Making a simple DIY kayak spray skirt
I recently bought this hand made plywood kayak. It did not come with a spray skirt.
I took the boat to Lake Erie after checking it out in the pool. There were 2 ft waves and a rising wind. The kayak behaved very well but took on quite a lot of water with the breaking waves.
If you are only going to paddle in very quiet water you don't need a spray skirt at all, but if you are planning a day where the waves might wash over the deck then you need the extra protection. A spray skirt will also keep you warmer and stop the dripping in of water from your paddle.
If you plan to kayak in really rough conditions where there is a good chance of tipping (and having to roll), then you might consider a heavy duty spray skirt made of neoprene.
This spray skirt is intended for recreational and touring use. It is NOT intended to keep the water out if you like to play in rapids or in big waves.
Kayak Spray Skirt Details
The completed spray skirt has a 1/4 inch bungee/shock cord knotted around the coaming ridge, to keep it onto the kayak, and 3 rows of elasticized bands around the tunnel (the top part that fits against your body) to keep it snugly against the torso and keep out water.
It's actually not a difficult project but I found it hard to clearly describe. I hope it's clear enough.
Kayak Spray Skirt Materials
The material I used is coated ripstop nylon. It is quite lightweight with a thin layer of rubberized material to make it completely waterproof. This was readily available at Fabricland. I would have preferred a slightly thicker material but so far it has performed well so I have no issues recommending it. I think one of it's main uses is as a tent flysheet material.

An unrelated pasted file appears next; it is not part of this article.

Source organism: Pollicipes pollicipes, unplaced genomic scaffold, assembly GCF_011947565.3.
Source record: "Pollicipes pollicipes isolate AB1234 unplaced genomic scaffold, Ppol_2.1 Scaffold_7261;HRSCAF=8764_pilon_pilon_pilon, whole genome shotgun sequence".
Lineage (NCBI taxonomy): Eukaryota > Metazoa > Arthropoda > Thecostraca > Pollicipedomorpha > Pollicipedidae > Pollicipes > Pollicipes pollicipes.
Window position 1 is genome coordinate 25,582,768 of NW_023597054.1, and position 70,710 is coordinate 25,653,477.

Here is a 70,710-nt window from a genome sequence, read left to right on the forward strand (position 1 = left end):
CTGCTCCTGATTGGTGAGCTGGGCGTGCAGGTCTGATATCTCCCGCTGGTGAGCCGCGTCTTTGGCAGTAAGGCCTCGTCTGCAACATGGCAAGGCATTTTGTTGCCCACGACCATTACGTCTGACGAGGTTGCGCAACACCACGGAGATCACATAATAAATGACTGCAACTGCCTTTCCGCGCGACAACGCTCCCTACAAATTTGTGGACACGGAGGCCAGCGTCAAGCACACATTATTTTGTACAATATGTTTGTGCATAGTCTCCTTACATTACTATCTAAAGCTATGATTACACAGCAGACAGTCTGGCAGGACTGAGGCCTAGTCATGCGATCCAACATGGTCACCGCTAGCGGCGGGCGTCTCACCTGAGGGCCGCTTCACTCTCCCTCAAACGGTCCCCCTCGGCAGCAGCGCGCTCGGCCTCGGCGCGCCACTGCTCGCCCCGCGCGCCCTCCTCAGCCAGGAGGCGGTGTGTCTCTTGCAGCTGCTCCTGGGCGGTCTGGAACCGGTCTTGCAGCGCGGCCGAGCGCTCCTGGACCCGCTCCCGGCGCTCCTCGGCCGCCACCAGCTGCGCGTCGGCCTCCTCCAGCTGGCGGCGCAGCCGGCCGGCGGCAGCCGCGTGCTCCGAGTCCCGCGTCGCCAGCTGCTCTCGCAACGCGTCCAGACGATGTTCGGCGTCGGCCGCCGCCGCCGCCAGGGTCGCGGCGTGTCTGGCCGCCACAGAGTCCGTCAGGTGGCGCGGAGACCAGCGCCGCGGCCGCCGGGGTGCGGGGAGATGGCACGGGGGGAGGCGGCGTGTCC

I bought one metre and that was enough but not a lot of extra. I used 60 inch material. Welcome to Canada where you can buy 60 inch wide material by the metre. Plywood is sold in sheets 4 feet x 8 feet by 6 millimetres.
I'm sorry I did not get 2 metres and did not make a plain rain cover for the kayak while I was doing the spray skirt. The exact amount depends on the size of your coaming so buy fabric accordingly.
You will need 1/4 inch shock cord that fits comfortably around the coaming and allows you to make a big bulky knot with a loop that is easy to grab and pull of if you need to bail if your boat tips. The shock cord should be firm enough to hold the skirt in place but easy enough to pull it off if you need to. I ended up using 86 inches of cord.
I got mine from a sailing supply company. Here is a link to an Amazon.com seller, Goldberg, that sells it.
You will also need good quality sewing elastic that is flat. I used 3/8 inch wide elastic. There are 3 elastic bands around the top and these should fit around you torso with a little extra. You will adjust the fit later.
Get appropriate thread to sew the nylon.
Sewing in the waterproof coating makes it leak so you can cover the seams with waterproofing such as a thin coat of silicone sealant, or special goop sold for the purpose. I expect tent seam waterproofing would work, as would 3M 4200 caulking compound if you have it around. I have not done this and I get some water dripping in. Since I get wet anyway it makes no difference to me when it's warm. Next time I'm installing sailboat hardware I'll do the spray skirt seams.
Making a pattern and taking measurements
Get a piece of plastic that will fit comfortably over the coaming. Using a bungee cord, a bunch of elastic bands tied together, or a length of sewing elastic attach the plastic over the coaming and stretch it so there are no folds. I tried using just string and I found that it really did not work very well and I could not get the plastic to stay stretched.